I’ll share a few secrets on maintaining or improving a major league On Base Percentage + Slugging Average.  Total Recall has been read, plus the first four post-September 11 V.I. novels, plus three others.  Total Recall is a lot longer than average for the ten pre-September 11 novels, putting me (as noted already) in a decent position.  I’m now reading Blood Shot.  Character names invented out of the blue are unlikely to be good pitches to swing at.  This tends to cover V.I.’s old friends in South Chicago.  However, Blood Shot has a scene where V.I. visits Connie, who is portrayed as reasonably close to a middle class loving wife who probably has a decent sex life.  During the visit, V.I. throws in an overt obscenity.  So that adds a sexy element to the scene, and that contrivance might be able to be hit to the opposite field for a base hit.  What I’m also looking at in Blood Shot, so far, is the name Gloria as the egotistical receptionist in the Federal Building, the use by police of stones to outline where a murder victim was found if in a natural setting where chalk lines or the like won’t work, the idea of being a Citizen Cindy, and the idea of a badly cut version of “Rebel Without a Cause.”  In fact, a Citizen Cindy and a female Sal Mineo in “Rebel” would be the two cases I’m working on simultaneously.   

  • Neve Rallow.

    The pitching is “filthy” and even “obscene” and therefore my On Base Percentage + Slugging will continue to be tracked as those adjectives subtly depict the obviously present free use of the V.I Warshawski novels as Chicago novels.  In the novel Bitter Medicine, I’m going to commit to a swing on the 23rd word being Arby’s, and commit to a swing again near the end on V.I. being able to track her ex-husband’s Mercedes on the freeway north via its unique tail light placement.  My decision to swing on the 23rd word being Arby’s involves that there are close to 3,000 of these franchises in the United States and around a hundred in Canada, and it’s almost entirely doing business just in English-speaking North America, where it was the first fast food franchise to do several health-oriented steps.  But really I want its name to turn into Arbitrary’s if “it rare” is inserted in the middle, therefore showing that the arbitrary, such as the death penalty for females in Florida, Texas, and Virginia, is both arbitrary and rare.  So that’s why I would commit on the 23rd word in Bitter Medicine being Arby’s, and for some other reasons.  Then on the tail light placement to Dick Yarborough’s Mercedes, my last at bat against the use of Bitter Medicine, I committed there based on that it’s obviously akin to a vast number of faces.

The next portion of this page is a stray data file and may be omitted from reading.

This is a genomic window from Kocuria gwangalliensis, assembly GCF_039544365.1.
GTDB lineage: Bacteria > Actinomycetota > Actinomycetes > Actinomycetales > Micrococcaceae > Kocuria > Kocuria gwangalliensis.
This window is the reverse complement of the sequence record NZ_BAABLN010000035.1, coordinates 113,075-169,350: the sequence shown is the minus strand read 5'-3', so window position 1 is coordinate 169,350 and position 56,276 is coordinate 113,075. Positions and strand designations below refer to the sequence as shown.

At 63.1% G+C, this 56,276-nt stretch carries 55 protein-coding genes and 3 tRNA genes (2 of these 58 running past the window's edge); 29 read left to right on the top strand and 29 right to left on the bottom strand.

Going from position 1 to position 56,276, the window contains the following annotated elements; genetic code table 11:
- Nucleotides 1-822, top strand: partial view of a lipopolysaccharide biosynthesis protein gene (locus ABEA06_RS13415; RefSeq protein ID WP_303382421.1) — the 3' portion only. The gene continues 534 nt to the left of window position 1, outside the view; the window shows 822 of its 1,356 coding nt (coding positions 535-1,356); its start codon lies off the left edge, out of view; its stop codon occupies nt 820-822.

• rosedougie

    I belong to a small group of cancer victims who have rare, slowly-growing, incurable brain cancer.For the most part, most of us retain our faculties for a long time. Part of what we do is what you describe your friend doing and part of what we do is resist. We never escape this reality and can only try stop it from paralyzing us. I have listened to about six of your books this summer and have grown so close to VI. I had to come here and tell you how much I am drawn to her honest looks at herself. I’m so sad to have reached the start of the final book. Thanks for making difficult times easier.